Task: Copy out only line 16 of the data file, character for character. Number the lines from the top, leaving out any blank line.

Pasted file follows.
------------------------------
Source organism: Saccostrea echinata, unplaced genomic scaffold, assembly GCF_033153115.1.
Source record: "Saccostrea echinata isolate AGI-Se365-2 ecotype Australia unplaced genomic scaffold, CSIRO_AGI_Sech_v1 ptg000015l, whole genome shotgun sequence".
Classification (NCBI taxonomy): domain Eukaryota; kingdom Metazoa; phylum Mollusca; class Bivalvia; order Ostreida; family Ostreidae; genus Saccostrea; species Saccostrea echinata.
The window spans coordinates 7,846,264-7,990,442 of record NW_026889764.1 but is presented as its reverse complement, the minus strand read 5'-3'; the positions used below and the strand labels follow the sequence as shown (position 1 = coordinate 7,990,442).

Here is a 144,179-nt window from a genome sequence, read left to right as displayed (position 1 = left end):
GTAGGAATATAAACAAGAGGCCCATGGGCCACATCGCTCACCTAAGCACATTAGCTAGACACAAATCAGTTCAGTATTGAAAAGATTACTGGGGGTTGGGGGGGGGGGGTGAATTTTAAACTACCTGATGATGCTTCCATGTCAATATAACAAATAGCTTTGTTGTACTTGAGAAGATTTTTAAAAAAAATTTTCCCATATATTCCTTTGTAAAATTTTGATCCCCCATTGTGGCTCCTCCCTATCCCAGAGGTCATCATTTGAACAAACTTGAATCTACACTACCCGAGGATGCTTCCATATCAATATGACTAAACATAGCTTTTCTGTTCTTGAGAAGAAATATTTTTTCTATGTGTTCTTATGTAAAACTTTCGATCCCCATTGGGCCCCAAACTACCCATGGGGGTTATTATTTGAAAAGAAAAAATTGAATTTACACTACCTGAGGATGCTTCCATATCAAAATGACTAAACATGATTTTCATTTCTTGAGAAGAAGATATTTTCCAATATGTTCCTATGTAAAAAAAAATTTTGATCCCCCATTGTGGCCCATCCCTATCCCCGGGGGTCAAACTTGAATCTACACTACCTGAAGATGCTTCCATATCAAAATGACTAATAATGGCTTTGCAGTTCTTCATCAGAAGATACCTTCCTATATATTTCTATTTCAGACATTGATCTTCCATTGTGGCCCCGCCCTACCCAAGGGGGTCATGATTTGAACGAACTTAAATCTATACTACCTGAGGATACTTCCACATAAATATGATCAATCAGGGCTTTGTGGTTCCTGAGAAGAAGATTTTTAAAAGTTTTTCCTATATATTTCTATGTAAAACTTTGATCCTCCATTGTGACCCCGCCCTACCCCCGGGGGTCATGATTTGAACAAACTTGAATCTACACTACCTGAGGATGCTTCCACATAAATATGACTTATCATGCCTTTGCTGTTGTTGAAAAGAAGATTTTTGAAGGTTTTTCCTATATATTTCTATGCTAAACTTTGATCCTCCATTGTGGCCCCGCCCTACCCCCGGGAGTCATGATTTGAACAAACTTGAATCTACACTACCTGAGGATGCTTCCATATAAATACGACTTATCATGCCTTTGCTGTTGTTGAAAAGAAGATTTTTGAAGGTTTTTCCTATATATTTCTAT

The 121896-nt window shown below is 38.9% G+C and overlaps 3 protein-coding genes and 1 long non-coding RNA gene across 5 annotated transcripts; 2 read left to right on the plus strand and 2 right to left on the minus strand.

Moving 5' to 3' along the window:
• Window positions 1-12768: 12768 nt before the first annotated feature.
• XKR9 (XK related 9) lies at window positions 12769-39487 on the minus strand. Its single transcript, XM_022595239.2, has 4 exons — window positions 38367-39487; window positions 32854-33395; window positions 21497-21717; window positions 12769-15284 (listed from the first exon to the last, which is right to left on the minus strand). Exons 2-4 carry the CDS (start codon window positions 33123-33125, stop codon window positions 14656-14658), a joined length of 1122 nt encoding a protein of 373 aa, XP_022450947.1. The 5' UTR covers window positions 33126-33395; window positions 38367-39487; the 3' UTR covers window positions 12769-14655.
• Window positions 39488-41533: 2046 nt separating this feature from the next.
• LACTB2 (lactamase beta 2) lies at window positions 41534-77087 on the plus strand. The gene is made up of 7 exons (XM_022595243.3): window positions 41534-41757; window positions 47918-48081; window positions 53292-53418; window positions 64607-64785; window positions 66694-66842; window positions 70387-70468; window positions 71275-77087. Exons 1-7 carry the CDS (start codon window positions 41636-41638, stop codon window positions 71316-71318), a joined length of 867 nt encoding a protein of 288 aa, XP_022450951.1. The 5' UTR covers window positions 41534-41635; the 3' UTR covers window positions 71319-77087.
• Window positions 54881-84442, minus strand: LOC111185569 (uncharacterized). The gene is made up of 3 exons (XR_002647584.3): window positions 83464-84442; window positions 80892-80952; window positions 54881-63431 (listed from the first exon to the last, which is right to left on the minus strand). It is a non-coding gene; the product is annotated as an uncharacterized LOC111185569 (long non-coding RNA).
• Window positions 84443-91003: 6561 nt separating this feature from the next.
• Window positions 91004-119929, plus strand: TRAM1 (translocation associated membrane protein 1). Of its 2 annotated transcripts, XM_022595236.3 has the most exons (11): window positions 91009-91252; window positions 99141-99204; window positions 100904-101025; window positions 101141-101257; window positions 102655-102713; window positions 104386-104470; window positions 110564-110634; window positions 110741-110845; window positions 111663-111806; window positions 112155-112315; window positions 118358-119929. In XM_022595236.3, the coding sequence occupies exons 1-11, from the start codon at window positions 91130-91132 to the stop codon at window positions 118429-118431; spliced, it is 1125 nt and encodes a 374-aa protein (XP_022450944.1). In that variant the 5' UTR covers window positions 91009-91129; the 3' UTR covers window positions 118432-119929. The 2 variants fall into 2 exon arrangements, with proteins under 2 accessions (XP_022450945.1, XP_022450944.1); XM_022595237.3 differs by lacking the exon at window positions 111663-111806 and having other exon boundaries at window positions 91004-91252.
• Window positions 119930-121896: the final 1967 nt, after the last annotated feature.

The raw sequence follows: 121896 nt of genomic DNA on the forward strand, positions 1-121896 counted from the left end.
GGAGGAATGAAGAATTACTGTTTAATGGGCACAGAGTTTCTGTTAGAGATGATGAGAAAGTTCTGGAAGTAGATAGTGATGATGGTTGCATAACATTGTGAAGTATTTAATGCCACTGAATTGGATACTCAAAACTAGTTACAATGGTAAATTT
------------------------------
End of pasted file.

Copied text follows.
• Window positions 119930-121896: the final 1967 nt, after the last annotated feature.